Georgia is one of the countries with high human development, but 10.1% still live below the national poverty line (2015). Georgia's tremendous economic growth between 2004-2008 initially resulted in a significant improvement in the living conditions of the population, but it increased the differences between rural and urban areas. This process was exacerbated by the conflict with Russia in 2008 and the global recession. The economic upswing, which was strongly encouraged by the government, was not sufficiently embedded in job-creating measures.

High unemployment (officially the rate was 11.6% in 2016), but unofficially it is likely to be much higher) and poverty pose major challenges for Georgian social policy . The infrastructure, especially the energy and water supply, is unlikely to meet western standards yet. Many people continue to suffer from the consequences of the war, mismanagement, corruption and the limited performance of state institutions. Despite the economic development since 2003, large parts of the Georgian population are underemployed or unemployed and impoverished. The residents of rural areas in the mountain regions are particularly affected, but also urban unemployed people and internally displaced persons and single mothers who are mostly isolated. Rural poverty usually leads to rural exodus or emigration. The food situation in Georgia has improved in recent years. The from International Food Policy Research Institute (IFPRI) developed Global Hunger Index (GHI) reported an index number of 11.3 for 2001 (1996), followed by a value of 9.3 in 2011 and 8.2 in 2016. 24.7% of Georgia's population were malnourished between 2010-2012.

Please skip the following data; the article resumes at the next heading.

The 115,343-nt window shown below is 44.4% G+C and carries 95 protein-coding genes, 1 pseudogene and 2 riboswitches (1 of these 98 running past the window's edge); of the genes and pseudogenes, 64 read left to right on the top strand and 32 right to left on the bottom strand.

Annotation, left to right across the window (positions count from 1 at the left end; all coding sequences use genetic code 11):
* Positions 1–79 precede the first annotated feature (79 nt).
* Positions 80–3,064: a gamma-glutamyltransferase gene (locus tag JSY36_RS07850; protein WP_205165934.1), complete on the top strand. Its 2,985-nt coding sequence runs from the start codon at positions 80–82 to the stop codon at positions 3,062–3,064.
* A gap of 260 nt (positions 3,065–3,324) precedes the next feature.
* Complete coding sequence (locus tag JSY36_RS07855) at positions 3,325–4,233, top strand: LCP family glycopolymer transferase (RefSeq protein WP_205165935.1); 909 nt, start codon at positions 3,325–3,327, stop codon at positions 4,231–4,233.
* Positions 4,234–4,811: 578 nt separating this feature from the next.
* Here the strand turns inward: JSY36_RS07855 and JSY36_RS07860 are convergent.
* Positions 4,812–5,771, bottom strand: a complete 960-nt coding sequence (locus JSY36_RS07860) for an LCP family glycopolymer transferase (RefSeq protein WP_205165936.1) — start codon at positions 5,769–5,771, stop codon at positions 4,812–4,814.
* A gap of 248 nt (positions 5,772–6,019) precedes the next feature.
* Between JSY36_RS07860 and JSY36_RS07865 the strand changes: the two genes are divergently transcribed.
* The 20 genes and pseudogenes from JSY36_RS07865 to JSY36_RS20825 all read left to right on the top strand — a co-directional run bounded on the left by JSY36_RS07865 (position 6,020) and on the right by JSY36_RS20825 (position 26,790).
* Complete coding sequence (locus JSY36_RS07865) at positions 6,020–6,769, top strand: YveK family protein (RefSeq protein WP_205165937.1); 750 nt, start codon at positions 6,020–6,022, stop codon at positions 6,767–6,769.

Remittances from seasonal and permanent foreign migrants have already represented a significant share of the national income in the past.